Bryophytes, which include liverworts, mosses and hornworts, are the oldest terrestrial plants on Earth. They react to changes in their environment, such as air or water pollution, and are therefore important for environmental monitoring of habitat and air quality. In this interview with Dr. Manuela Sim-Sim, a bryophyte expert based in Lisbon, Portugal, she talks about her work and her involvement in bryophyte research and conservation.
This is the second of a series of interviews with our Red List Species Assessors. In these interviews we explore how they first got interested in their species groups and how they became involved in conservation. Our second interviewee is a bryophyte expert, but future interviews will profile mollusc, fern and other plant experts currently involved in IUCN’s European Red List LIFE project. The project aims to assess the extinction risk of these species groups, and will contribute to guiding policy decisions and conservation actions at the European level. You can see the first interview of this series here.
Dr. Manuela Sim-Sim first became involved with bryophytes during her undergraduate degree in biology at the Faculty of Sciences of the University of Lisbon (FCUL). “I had a course on Bryology, which made me become interested in bryophytes. My teacher at the time was Dr. Cecília Sergio, who is today one of my close co-workers. Because of my interest in these plants, I then became involved in an ongoing research project on the bryophytes and lichens of Lisbon, related to the monitoring of air quality, and I started working on it for a couple of hours every week. I would go to the laboratory and try to sort the plants that had been collected by shape and colour, as I did not know the species yet, and this was how I took my first steps in this field of study.”
Dr. Sim-Sim moved on to do an internship studying the bryophyte diversity of the Arrábida Hills, an area of limestone outcrops south of Lisbon. “From then on I continued working with bryophytes, and most of my research through the years has focused on the phylogeny, taxonomy and conservation of these plants. Since 1990 I have been developing most of my research in the Macaronesian region, focusing on the biodiversity of the laurel forest and dry coastal areas in the archipelago of Madeira. In addition, I also do environmental monitoring related to habitat quality. I really enjoy the work and always do it with a lot of enthusiasm and pleasure.”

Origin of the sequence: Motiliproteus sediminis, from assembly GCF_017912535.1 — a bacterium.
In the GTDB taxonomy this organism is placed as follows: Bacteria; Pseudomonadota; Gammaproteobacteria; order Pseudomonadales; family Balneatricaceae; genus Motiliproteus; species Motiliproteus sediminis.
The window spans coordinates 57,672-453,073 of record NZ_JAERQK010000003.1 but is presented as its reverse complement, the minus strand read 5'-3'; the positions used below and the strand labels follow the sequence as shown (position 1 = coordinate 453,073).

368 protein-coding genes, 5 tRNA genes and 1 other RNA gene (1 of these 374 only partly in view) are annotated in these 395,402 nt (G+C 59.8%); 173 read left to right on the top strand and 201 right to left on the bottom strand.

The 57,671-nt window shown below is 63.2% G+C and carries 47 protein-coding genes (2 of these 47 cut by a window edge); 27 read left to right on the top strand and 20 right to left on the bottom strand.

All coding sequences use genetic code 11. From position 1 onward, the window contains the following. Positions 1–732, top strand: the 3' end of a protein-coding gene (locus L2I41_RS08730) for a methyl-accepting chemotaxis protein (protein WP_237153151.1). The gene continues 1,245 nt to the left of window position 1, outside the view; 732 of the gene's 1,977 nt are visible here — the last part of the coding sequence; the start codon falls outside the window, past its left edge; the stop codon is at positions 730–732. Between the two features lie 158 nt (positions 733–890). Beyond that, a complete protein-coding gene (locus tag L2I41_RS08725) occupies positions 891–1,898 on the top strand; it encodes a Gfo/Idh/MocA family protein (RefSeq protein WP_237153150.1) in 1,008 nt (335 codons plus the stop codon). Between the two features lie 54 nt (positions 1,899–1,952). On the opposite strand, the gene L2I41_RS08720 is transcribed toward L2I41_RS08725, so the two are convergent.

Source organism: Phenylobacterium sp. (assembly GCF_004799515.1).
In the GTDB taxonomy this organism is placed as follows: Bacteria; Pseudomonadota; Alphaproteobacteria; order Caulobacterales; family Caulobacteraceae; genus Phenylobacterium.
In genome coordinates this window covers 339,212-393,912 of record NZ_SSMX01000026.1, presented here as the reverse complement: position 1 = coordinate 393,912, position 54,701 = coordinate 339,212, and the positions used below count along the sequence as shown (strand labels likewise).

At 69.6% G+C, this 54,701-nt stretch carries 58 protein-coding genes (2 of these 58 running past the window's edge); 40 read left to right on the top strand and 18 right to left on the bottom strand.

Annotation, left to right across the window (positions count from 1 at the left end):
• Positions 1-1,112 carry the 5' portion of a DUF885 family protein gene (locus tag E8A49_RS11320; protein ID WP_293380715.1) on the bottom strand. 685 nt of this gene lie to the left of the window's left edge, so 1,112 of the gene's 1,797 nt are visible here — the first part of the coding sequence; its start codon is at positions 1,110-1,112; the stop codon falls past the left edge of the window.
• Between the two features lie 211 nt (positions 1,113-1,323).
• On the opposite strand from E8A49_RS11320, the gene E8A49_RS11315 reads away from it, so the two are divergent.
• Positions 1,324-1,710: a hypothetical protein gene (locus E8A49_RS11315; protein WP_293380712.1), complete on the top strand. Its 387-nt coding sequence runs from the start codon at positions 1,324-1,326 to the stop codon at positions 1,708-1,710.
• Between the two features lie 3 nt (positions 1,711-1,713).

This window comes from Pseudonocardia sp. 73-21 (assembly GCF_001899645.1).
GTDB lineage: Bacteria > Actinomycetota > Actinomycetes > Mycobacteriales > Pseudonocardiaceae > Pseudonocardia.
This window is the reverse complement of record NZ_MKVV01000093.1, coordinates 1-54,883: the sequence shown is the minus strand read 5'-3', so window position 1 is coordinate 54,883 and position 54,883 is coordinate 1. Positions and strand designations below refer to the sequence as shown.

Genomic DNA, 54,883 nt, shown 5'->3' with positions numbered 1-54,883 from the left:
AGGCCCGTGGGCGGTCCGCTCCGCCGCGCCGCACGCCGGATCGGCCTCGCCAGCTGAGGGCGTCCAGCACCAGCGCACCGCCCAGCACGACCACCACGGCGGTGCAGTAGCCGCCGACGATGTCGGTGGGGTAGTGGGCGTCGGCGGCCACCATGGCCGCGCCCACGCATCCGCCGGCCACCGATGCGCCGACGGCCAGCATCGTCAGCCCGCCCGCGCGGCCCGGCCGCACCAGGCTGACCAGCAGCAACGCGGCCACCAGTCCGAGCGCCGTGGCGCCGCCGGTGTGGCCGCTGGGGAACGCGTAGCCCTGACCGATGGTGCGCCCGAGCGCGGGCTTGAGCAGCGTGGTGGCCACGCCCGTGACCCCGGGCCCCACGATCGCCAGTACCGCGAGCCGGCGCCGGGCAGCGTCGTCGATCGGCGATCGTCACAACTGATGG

In order to study bryophytes, it is first necessary to collect them in the field, one of Dr Sim-Sim’s favourite parts of the job. “I really enjoy going to the field for several days, searching and being attentive to things. We are often on our knees, with our noses right next to the trees looking for anything that might look different. I also enjoy collecting plants, coming back to the lab, and spending some time looking at the specimens under a magnifying glass, identifying them.”
Dr. Sim-Sim is currently assessing the extinction risk of bryophyte species occurring in the European Macaronesian islands (the archipelagos of Madeira, Azores, and Canary Islands) as part of the European Red List LIFE-funded project. Thanks to her previous work on the Red List of Madeira and the Atlas and Red Data Book of Threatened Bryophytes of Portugal, Dr Sim-Sim was already familiar with the IUCN Red List of Threatened Species and the IUCN Categories and Criteria, which she is now applying to around 175 species. “I think it is very important to assess these species in order to take stock of their distribution and conservation status in Europe. In Portugal, I think it will be a good way to show the importance of these plants to the local authorities, organisations, and other potential users that may then ensure and improve the conservation of these plants and the appropriate management of their habitat.”
Dr. Sim-Sim is a lecturer at FCUL, where she gives classes on plant biology, and is a member of the cE3c research centre (Centre for Ecology, Evolution and Environmental Changes). Most of her research deals with the cryptogam collection (cryptogams reproduce by spores, without roots, leaves, flowers or seeds, like bryophytes do) at the LISU herbarium which is based at the Museum of Natural History and Science of the University of Lisbon. “I am very happy that this research group has been kept at the FCUL which has always been dear to me, and I would like for it to remain here and grow. Continuity is very important, as is having young well-educated biologists that can carry on the work that is being developed by us. One of the most important things for me is to pass this knowledge on to the future generations.”
As for Dr. Sim-Sim’s favorite groups of bryophytes, “I really like liverworts, and also some groups of mosses, especially those that form tufts on rocks.”